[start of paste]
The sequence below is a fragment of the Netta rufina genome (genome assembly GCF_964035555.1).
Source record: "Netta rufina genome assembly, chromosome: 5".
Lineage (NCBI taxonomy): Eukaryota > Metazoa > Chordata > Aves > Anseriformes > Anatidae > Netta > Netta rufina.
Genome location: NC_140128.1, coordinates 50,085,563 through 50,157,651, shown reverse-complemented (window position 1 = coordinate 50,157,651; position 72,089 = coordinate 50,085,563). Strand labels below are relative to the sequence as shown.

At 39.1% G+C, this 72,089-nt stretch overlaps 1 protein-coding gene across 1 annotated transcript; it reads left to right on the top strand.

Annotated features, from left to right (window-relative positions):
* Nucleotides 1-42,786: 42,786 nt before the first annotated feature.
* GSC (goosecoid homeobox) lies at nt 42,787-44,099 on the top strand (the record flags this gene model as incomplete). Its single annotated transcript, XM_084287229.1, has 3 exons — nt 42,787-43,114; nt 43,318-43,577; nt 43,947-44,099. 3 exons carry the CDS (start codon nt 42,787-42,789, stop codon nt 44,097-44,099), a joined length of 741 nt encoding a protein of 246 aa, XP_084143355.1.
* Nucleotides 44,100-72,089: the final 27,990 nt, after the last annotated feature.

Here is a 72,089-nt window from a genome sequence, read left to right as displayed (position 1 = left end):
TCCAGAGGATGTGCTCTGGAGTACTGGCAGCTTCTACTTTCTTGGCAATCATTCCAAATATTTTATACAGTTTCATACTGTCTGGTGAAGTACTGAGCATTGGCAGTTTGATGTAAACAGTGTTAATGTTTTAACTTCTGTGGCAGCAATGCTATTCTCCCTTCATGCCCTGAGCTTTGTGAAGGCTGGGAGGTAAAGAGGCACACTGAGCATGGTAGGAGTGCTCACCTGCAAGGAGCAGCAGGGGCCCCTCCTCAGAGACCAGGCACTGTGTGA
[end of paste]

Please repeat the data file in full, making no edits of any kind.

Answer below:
The sequence below is a fragment of the Netta rufina genome (genome assembly GCF_964035555.1).
Source record: "Netta rufina genome assembly, chromosome: 5".
Lineage (NCBI taxonomy): Eukaryota > Metazoa > Chordata > Aves > Anseriformes > Anatidae > Netta > Netta rufina.
Genome location: NC_140128.1, coordinates 50,085,563 through 50,157,651, shown reverse-complemented (window position 1 = coordinate 50,157,651; position 72,089 = coordinate 50,085,563). Strand labels below are relative to the sequence as shown.

At 39.1% G+C, this 72,089-nt stretch overlaps 1 protein-coding gene across 1 annotated transcript; it reads left to right on the top strand.

Annotated features, from left to right (window-relative positions):
* Nucleotides 1-42,786: 42,786 nt before the first annotated feature.
* GSC (goosecoid homeobox) lies at nt 42,787-44,099 on the top strand (the record flags this gene model as incomplete). Its single annotated transcript, XM_084287229.1, has 3 exons — nt 42,787-43,114; nt 43,318-43,577; nt 43,947-44,099. 3 exons carry the CDS (start codon nt 42,787-42,789, stop codon nt 44,097-44,099), a joined length of 741 nt encoding a protein of 246 aa, XP_084143355.1.
* Nucleotides 44,100-72,089: the final 27,990 nt, after the last annotated feature.

Here is a 72,089-nt window from a genome sequence, read left to right as displayed (position 1 = left end):
TCCAGAGGATGTGCTCTGGAGTACTGGCAGCTTCTACTTTCTTGGCAATCATTCCAAATATTTTATACAGTTTCATACTGTCTGGTGAAGTACTGAGCATTGGCAGTTTGATGTAAACAGTGTTAATGTTTTAACTTCTGTGGCAGCAATGCTATTCTCCCTTCATGCCCTGAGCTTTGTGAAGGCTGGGAGGTAAAGAGGCACACTGAGCATGGTAGGAGTGCTCACCTGCAAGGAGCAGCAGGGGCCCCTCCTCAGAGACCAGGCACTGTGTGA